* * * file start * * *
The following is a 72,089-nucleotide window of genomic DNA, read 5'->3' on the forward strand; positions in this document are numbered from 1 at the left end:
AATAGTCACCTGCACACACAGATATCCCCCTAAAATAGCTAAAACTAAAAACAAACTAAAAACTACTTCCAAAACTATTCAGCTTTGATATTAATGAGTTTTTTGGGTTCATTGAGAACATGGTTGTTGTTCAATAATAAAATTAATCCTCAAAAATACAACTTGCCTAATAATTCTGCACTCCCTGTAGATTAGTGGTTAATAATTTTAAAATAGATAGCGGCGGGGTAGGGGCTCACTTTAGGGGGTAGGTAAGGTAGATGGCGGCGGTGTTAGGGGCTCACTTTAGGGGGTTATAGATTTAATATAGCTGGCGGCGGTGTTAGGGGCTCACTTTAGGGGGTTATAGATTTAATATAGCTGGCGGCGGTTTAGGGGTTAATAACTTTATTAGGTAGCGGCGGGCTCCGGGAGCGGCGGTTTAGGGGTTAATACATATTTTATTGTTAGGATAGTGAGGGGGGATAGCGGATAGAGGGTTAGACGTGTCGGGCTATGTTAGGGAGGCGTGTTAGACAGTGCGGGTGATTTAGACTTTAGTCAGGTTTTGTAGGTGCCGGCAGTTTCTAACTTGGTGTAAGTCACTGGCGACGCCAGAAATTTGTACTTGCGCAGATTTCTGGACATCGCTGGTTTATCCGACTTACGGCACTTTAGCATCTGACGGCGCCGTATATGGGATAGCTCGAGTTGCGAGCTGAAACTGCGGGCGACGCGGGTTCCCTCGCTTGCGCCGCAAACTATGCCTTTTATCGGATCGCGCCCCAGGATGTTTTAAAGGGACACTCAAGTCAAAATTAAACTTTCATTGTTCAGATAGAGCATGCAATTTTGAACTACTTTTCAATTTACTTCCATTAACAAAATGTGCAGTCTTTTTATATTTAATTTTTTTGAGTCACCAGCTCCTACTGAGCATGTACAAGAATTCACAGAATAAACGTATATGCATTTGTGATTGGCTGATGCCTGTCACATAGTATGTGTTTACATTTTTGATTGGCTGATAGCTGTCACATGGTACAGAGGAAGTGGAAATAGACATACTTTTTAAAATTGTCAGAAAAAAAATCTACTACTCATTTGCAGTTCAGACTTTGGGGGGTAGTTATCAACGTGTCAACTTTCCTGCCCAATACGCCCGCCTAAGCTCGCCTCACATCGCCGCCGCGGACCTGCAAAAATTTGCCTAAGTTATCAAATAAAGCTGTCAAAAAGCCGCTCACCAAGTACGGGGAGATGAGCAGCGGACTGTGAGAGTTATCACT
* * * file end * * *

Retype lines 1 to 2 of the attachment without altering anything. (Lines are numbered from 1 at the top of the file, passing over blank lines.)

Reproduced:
The following is a 72,089-nucleotide window of genomic DNA, read 5'->3' on the forward strand; positions in this document are numbered from 1 at the left end:
AATAGTCACCTGCACACACAGATATCCCCCTAAAATAGCTAAAACTAAAAACAAACTAAAAACTACTTCCAAAACTATTCAGCTTTGATATTAATGAGTTTTTTGGGTTCATTGAGAACATGGTTGTTGTTCAATAATAAAATTAATCCTCAAAAATACAACTTGCCTAATAATTCTGCACTCCCTGTAGATTAGTGGTTAATAATTTTAAAATAGATAGCGGCGGGGTAGGGGCTCACTTTAGGGGGTAGGTAAGGTAGATGGCGGCGGTGTTAGGGGCTCACTTTAGGGGGTTATAGATTTAATATAGCTGGCGGCGGTGTTAGGGGCTCACTTTAGGGGGTTATAGATTTAATATAGCTGGCGGCGGTTTAGGGGTTAATAACTTTATTAGGTAGCGGCGGGCTCCGGGAGCGGCGGTTTAGGGGTTAATACATATTTTATTGTTAGGATAGTGAGGGGGGATAGCGGATAGAGGGTTAGACGTGTCGGGCTATGTTAGGGAGGCGTGTTAGACAGTGCGGGTGATTTAGACTTTAGTCAGGTTTTGTAGGTGCCGGCAGTTTCTAACTTGGTGTAAGTCACTGGCGACGCCAGAAATTTGTACTTGCGCAGATTTCTGGACATCGCTGGTTTATCCGACTTACGGCACTTTAGCATCTGACGGCGCCGTATATGGGATAGCTCGAGTTGCGAGCTGAAACTGCGGGCGACGCGGGTTCCCTCGCTTGCGCCGCAAACTATGCCTTTTATCGGATCGCGCCCCAGGATGTTTTAAAGGGACACTCAAGTCAAAATTAAACTTTCATTGTTCAGATAGAGCATGCAATTTTGAACTACTTTTCAATTTACTTCCATTAACAAAATGTGCAGTCTTTTTATATTTAATTTTTTTGAGTCACCAGCTCCTACTGAGCATGTACAAGAATTCACAGAATAAACGTATATGCATTTGTGATTGGCTGATGCCTGTCACATAGTATGTGTTTACATTTTTGATTGGCTGATAGCTGTCACATGGTACAGAGGAAGTGGAAATAGACATACTTTTTAAAATTGTCAGAAAAAAAATCTACTACTCATTTGCAGTTCAGACTTTGGGGGGTAGTTATCAACGTGTCAACTTTCCTGCCCAATACGCCCGCCTAAGCTCGCCTCACATCGCCGCCGCGGACCTGCAAAAATTTGCCTAAGTTATCAAATAAAGCTGTCAAAAAGCCGCTCACCAAGTACGGGGAGATGAGCAGCGGACTGTGAGAGTTATCACT